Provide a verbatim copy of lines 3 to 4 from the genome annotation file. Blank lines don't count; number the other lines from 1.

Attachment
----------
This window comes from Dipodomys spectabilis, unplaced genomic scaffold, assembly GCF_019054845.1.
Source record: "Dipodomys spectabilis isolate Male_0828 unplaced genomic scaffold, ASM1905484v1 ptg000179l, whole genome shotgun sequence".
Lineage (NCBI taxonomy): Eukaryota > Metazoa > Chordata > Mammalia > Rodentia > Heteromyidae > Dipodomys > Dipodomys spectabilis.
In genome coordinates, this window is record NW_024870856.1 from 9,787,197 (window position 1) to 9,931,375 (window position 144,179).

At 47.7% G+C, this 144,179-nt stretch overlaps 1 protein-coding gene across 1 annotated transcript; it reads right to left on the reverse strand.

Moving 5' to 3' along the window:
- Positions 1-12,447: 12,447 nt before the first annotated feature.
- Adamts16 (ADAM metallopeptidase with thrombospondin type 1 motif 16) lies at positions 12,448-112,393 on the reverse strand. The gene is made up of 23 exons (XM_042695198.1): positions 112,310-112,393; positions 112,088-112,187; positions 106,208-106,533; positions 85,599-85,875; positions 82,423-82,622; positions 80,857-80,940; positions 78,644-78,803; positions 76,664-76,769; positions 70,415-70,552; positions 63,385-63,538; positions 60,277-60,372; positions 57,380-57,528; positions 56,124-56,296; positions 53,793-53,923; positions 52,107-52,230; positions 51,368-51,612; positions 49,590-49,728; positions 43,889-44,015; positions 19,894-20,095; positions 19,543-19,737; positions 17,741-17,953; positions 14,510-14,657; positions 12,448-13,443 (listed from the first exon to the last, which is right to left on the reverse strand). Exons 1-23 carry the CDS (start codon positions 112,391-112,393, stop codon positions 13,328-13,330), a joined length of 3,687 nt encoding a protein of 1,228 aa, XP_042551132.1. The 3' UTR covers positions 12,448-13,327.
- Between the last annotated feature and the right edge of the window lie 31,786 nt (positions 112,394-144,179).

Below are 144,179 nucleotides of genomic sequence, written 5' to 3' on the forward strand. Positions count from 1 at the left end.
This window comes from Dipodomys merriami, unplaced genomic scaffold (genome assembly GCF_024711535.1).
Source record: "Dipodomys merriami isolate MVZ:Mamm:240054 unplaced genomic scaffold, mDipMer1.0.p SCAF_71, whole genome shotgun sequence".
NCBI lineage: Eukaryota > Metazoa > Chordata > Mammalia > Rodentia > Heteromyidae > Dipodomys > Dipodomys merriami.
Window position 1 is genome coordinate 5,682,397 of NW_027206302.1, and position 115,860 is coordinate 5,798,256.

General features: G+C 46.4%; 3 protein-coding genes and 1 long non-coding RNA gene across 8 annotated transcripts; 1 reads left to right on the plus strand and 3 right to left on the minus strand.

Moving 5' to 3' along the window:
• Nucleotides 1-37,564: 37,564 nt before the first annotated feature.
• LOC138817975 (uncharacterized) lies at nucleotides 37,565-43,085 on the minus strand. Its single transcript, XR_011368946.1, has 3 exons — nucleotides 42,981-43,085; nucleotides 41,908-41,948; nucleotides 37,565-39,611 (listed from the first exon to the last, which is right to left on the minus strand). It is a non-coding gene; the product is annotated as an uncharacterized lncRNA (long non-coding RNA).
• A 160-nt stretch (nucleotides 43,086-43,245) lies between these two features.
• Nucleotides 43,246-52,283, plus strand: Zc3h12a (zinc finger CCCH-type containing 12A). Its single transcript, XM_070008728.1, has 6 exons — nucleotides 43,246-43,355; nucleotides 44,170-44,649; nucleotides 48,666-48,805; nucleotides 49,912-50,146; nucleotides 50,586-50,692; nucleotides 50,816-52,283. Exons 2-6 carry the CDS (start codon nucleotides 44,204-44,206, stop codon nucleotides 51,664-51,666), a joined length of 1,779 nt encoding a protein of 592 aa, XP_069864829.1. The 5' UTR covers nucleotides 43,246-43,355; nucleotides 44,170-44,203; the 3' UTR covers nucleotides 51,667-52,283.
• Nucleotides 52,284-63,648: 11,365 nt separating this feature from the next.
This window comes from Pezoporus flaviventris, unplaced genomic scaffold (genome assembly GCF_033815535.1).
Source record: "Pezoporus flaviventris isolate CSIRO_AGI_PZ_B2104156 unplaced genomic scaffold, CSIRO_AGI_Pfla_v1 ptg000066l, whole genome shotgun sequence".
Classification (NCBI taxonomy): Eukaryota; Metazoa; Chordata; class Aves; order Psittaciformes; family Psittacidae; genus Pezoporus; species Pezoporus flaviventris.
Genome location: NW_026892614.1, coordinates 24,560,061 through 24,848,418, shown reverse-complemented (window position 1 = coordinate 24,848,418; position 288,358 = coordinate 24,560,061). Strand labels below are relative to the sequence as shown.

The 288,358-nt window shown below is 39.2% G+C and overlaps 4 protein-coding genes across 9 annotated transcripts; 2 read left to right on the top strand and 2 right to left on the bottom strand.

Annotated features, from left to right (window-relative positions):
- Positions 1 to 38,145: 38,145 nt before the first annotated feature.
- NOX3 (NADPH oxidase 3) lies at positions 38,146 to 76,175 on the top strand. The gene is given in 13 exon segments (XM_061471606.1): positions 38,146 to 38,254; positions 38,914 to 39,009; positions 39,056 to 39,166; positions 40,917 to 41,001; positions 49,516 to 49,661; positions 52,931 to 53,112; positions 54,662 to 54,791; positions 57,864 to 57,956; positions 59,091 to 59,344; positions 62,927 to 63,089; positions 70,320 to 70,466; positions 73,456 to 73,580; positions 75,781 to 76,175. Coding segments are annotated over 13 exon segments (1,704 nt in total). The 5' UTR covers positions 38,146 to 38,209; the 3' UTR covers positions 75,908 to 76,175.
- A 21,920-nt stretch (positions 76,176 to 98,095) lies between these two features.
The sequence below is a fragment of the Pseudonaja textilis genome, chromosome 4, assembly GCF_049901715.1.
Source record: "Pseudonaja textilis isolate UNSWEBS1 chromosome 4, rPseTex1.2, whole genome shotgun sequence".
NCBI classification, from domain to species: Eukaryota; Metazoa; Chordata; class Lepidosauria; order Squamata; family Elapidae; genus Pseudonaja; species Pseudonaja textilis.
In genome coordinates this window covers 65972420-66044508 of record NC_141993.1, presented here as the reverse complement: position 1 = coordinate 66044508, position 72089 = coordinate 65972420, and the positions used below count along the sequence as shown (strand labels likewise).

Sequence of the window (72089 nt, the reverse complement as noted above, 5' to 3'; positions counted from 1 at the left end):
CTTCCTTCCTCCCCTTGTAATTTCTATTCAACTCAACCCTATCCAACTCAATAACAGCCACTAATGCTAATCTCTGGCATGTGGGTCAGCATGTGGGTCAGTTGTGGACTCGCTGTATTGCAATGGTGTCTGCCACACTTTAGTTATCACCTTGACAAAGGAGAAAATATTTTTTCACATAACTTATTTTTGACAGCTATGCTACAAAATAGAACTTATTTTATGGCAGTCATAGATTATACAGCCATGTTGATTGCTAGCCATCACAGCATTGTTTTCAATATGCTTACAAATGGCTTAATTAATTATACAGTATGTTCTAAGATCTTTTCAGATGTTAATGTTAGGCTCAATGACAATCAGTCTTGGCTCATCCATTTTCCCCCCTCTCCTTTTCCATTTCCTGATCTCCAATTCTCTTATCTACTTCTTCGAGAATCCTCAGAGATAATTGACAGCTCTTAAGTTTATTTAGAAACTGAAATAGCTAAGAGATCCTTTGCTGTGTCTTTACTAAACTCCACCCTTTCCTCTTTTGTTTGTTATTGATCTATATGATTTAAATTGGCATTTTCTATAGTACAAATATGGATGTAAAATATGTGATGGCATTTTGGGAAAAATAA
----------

Lineage (NCBI taxonomy): Eukaryota > Metazoa > Chordata > Mammalia > Rodentia > Heteromyidae > Dipodomys > Dipodomys spectabilis.
In genome coordinates, this window is record NW_024870856.1 from 9,787,197 (window position 1) to 9,931,375 (window position 144,179).